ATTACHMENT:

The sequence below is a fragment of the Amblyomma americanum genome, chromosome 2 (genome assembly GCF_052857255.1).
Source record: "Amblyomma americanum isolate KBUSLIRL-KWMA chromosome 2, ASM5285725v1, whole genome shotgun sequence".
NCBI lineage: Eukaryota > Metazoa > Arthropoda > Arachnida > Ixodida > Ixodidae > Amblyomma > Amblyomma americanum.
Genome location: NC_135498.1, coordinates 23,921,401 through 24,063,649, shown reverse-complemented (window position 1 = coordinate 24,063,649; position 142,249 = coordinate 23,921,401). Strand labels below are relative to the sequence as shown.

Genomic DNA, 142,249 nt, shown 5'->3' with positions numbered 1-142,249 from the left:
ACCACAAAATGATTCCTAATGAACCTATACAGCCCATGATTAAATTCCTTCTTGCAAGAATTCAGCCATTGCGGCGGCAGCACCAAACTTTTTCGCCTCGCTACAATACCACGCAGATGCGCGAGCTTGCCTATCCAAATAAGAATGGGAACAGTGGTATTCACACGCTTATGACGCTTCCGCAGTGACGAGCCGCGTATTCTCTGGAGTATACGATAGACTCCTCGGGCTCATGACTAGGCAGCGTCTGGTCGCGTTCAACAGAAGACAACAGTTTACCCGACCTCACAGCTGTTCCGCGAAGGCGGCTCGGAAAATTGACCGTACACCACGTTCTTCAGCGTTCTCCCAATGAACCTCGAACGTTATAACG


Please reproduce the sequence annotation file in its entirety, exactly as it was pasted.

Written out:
The sequence below is a fragment of the Amblyomma americanum genome, chromosome 2 (genome assembly GCF_052857255.1).
Source record: "Amblyomma americanum isolate KBUSLIRL-KWMA chromosome 2, ASM5285725v1, whole genome shotgun sequence".
NCBI lineage: Eukaryota > Metazoa > Arthropoda > Arachnida > Ixodida > Ixodidae > Amblyomma > Amblyomma americanum.
Genome location: NC_135498.1, coordinates 23,921,401 through 24,063,649, shown reverse-complemented (window position 1 = coordinate 24,063,649; position 142,249 = coordinate 23,921,401). Strand labels below are relative to the sequence as shown.

Genomic DNA, 142,249 nt, shown 5'->3' with positions numbered 1-142,249 from the left:
ACCACAAAATGATTCCTAATGAACCTATACAGCCCATGATTAAATTCCTTCTTGCAAGAATTCAGCCATTGCGGCGGCAGCACCAAACTTTTTCGCCTCGCTACAATACCACGCAGATGCGCGAGCTTGCCTATCCAAATAAGAATGGGAACAGTGGTATTCACACGCTTATGACGCTTCCGCAGTGACGAGCCGCGTATTCTCTGGAGTATACGATAGACTCCTCGGGCTCATGACTAGGCAGCGTCTGGTCGCGTTCAACAGAAGACAACAGTTTACCCGACCTCACAGCTGTTCCGCGAAGGCGGCTCGGAAAATTGACCGTACACCACGTTCTTCAGCGTTCTCCCAATGAACCTCGAACGTTATAACG